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Chris Bryant: “We’ve all been a bit bloodied and bruised of late. The next Speaker must tend to MPs’ wounds”

Chris Bryant: “We’ve all been a bit bloodied and bruised of late. The next Speaker must tend to MPs’ wounds”
12 min read

Chris Bryant has had quite the year. Notwithstanding taking part in the Brexit debate, the Labour MP has undergone surgery to remove a cancerous growth from his body. Despite the hurdles, the backbencher remains “chipper” as ever. And after being given the all clear, his thoughts are now turning to his parliamentary future. He talks to Sebastian Whale

Chris Bryant could see the headlines. Sitting on his hospital bed before undergoing surgery to remove a cancerous growth, the Labour MP knew he had to get the word out that he wasn’t leaving his party.

Seven of his colleagues had jumped ship to form The Independent Group, now known as Change UK. Bryant was one of the names rumoured to have been considering joining them. In reality, he was going nowhere. But as doctors contemplated whether to use a local or general anaesthetic, he knew that radio silence on his part would only fuel the speculation. ‘Chris Bryant wasn’t available for comment’ wasn’t the message he was trying to convey.

He filed a piece outlining his views and instructed his aide to publish it. “It’s got to go out or I know I’ll wake up tomorrow morning to everybody going, 'Bryant’s left the Labour party’. No, he hasn’t, he’s lying on a bed with a hole in the back of his head.”

Bryant’s mind had been elsewhere since his 57th birthday on January 11th. He’d gone to see his GP in Wales after his husband raised concerns about a mole which had been exposed following a haircut. A biopsy revealed it was a stage three melanoma. Bryant, who began reading into every itch and scratch on his body, assumed the worst. “I thought I was going to die by Friday because they’d cut me up and find me riddled with cancer.”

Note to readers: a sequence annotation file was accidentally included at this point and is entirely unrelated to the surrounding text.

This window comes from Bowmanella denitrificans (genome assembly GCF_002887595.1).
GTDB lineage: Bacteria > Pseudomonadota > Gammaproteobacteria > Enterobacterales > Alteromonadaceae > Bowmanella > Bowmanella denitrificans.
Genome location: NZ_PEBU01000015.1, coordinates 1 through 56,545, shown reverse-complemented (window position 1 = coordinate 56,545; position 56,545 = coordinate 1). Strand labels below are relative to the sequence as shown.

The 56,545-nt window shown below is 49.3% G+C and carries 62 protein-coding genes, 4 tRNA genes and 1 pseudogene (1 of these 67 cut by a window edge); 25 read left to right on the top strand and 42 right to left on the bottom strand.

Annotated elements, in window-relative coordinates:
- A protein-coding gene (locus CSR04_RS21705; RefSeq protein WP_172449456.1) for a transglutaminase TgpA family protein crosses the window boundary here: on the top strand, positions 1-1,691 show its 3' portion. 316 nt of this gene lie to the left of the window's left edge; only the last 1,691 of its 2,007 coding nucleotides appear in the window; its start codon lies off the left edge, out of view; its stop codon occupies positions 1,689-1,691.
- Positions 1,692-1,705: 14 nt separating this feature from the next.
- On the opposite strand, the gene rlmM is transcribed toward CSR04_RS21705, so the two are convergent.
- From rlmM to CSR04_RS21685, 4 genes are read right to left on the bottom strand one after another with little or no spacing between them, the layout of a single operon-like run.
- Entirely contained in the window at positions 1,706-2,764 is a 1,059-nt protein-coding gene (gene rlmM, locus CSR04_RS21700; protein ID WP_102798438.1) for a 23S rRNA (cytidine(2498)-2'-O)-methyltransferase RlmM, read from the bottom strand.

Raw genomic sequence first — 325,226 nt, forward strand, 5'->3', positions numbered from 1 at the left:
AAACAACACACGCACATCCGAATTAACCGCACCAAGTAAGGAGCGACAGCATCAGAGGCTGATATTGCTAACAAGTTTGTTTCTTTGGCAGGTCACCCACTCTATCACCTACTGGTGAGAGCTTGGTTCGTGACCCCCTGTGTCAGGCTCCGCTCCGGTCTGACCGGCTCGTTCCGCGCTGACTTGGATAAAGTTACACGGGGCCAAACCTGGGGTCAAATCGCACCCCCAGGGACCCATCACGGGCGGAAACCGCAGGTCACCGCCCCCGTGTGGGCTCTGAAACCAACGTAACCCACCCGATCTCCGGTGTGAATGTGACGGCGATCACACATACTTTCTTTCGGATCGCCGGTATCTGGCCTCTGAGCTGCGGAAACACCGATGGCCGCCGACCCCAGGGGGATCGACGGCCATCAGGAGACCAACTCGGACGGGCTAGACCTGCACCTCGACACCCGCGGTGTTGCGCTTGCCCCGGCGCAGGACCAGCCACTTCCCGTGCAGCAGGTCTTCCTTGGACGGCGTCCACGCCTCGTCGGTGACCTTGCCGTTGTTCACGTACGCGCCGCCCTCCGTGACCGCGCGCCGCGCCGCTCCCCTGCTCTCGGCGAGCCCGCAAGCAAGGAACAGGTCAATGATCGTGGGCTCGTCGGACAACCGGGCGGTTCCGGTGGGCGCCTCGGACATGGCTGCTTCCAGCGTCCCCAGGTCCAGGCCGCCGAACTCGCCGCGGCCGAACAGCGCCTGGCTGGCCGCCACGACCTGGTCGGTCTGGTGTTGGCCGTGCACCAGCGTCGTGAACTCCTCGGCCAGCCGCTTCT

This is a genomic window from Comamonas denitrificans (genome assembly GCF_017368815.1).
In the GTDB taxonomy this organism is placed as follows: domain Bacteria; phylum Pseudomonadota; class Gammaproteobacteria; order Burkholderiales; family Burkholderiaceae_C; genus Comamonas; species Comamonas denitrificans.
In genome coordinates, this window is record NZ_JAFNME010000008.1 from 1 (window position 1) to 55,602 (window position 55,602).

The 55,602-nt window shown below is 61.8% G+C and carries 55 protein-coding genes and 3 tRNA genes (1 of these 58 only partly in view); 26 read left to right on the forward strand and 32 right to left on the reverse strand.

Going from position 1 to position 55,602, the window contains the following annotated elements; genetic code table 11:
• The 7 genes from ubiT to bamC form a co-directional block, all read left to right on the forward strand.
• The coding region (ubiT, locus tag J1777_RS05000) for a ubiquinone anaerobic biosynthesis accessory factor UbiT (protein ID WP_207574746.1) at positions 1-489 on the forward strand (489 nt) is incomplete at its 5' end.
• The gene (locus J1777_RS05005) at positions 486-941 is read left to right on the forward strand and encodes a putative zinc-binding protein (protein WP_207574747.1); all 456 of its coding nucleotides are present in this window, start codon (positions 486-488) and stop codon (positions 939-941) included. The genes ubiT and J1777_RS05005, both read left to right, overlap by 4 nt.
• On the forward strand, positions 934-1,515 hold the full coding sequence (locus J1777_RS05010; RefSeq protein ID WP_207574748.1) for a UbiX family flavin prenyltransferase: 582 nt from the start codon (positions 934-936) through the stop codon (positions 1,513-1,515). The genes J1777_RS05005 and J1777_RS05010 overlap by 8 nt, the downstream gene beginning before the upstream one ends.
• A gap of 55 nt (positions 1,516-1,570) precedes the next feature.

The prognosis for Bryant, however, is positive. There is nothing in his lymph nodes, and various MRI scans and ultrasounds have been all clear. “With any luck, we’ve managed to catch it just in the nick of the time.” A skin graft has left him with a plaster on the back of his head, which SNP MP Dr Philippa Whitford jokingly refers to as a “sympathy patch”.

There are at least two other MPs with the same condition, Bryant says, but given the visibility of his own, he felt had to go public. His interview with Kay Burley on Sky News saw a large outpouring of support, including from some unlikely corners. Michael Gove was the first to text Bryant. Chris Grayling even gave him a hug, which was a “bit disturbing”, Bryant quips. Others have provided plenty of gallows humour.

“[Conservative MP] Pauline Latham, she came up to me and she said, ‘honestly, Chris, you’ll be absolutely fine. I had one removed last year. Mind you, my brother did die of it 16 years ago. It was a very horrible time.’”

You wouldn’t know Bryant had been through such an ordeal. While Westminster self-implodes over Brexit, and rain drips down his window overlooking Parliament Square, he describes himself as “chipper”. He keeps his own situation in perspective. “I know of three MPs whose partners are dying, or they think their partners are dying, and they are faced with the decision every day, am I going to go home and be with my partner or am I going to wait for a vote which might or might not be knife edge. Especially if your seat is nowhere near London, that must be utter misery.”

The Welshman, who was born in Cardiff, believes those who work in Westminster need a bit of a “cwtch” – a hug to the uninitiated. As the second person to put themselves forward to succeed John Bercow as Speaker, he believes he’s the person to provide it.


Bryant was born in 1962 to a Scottish mother and a Welsh father. His mother used to do make up for the BBC, and even worked on Shirley Bassey’s wigs (“It’s absolutely shocking that I ended up being gay”). Bryant informed the famous Welsh singer of this fact when they met years later. Bassey shot back: ‘Do you think you should mention wigs to an octogenarian?’ “That was the end of the conversation, so I think I completely buggered that up. All I wanted was a selfie,” Bryant recalls.

His family moved to Bilbao when Bryant was seven years old. At age 10, they moved to Madrid after his dad took on a job as head of IT for Chrysler in Europe. He still speaks Spanish to this day, and often does media in Argentina and Spain.